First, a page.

After largely escaping controls put in place by Britain’s Financial Services Authority and European regulators on pay, hedge fund and private equity fund managers now face rules on how and when bonuses are paid and more pay disclosure, sister news service Reuters reported, citing a study by PwC that addresses a suite of financial reforms in the European Union known as the Alternative Investment Fund Managers Directive.
An AIFMD paper published last month targets asset managers, extending the reach of regulations made in Europe’s Capital Requirements Directive, which referred only to “financial institutions” and which many managers thought they could avoid, said Tim Wright of PwC. “The rules will mean sweeping changes to the pay policies and practices of many asset management firms,” Wright said.
Under earlier rules from the FSA, many asset managers fell into the most leniently treated group, while most private equity houses were exempt. Most managers will now ultimately face much tougher rules, PwC said. The new measures in the AIFMD require firms to pay at least half of bonuses in stock and defer between 40 and 60 percent of variable pay for around three to five years. Firms will also have to disclose total pay for a financial year and a breakdown for key staff.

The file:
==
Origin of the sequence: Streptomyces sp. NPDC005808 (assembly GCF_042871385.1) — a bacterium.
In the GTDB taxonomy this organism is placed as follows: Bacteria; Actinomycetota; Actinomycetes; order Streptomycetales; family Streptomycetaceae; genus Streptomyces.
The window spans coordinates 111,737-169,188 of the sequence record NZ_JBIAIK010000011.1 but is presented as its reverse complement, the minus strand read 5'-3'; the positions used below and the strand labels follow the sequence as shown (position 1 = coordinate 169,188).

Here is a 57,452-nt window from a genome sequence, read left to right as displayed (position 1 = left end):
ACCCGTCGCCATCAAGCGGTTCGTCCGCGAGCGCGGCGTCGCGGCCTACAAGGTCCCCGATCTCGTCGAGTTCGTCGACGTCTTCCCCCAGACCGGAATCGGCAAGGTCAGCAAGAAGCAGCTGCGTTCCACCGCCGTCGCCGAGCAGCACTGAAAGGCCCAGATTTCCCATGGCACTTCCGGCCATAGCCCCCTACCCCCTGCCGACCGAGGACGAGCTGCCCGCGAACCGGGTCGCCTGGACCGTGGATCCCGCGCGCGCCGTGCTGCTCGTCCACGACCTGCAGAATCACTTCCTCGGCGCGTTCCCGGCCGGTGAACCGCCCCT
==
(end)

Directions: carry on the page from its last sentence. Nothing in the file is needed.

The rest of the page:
The directive, which is targeted at funds both based in and marketed in Europe, could also encourage firms outside the EU to rethink targeting investors in the continent, as Buyouts previously reported. The EU watchdog the European Securities and Markets Authority will implement the rules. Asset managers have until September to respond to the directive, while AIFMD remuneration regulations will come into effect from the summer of 2013.
PE-Backed IPOs Surge In Asia
Private equity- and venture capital-backed initial public offerings in Asia have surged 77 percent this year, to their highest level ever, Reuters reported, citing Thomson Reuters data. Asia has recorded $14 billion from 89 private equity- and venture capital-backed IPO exits in the year as of Aug. 3.
Top markets for private equity and venture capital exits are Shanghai ($3.7 billion), Shenzhen ChiNext ($3.7 billion), and Shenzhen SME ($3 billion), continuing China’s IPO boom that began the spring of 2009. China had the most IPO exits this year, with 80, for a total of $12.8 billion, or 29 percent of global volume.
Asia-Pacific was the top global destination for all IPOs in the first half of 2011, with $49.4 billion in deals, or 46 percent of the total. Hong Kong has seen the most activity in Asia with $13.4 billion worth of IPOs so far this year, more than double the pace a year earlier.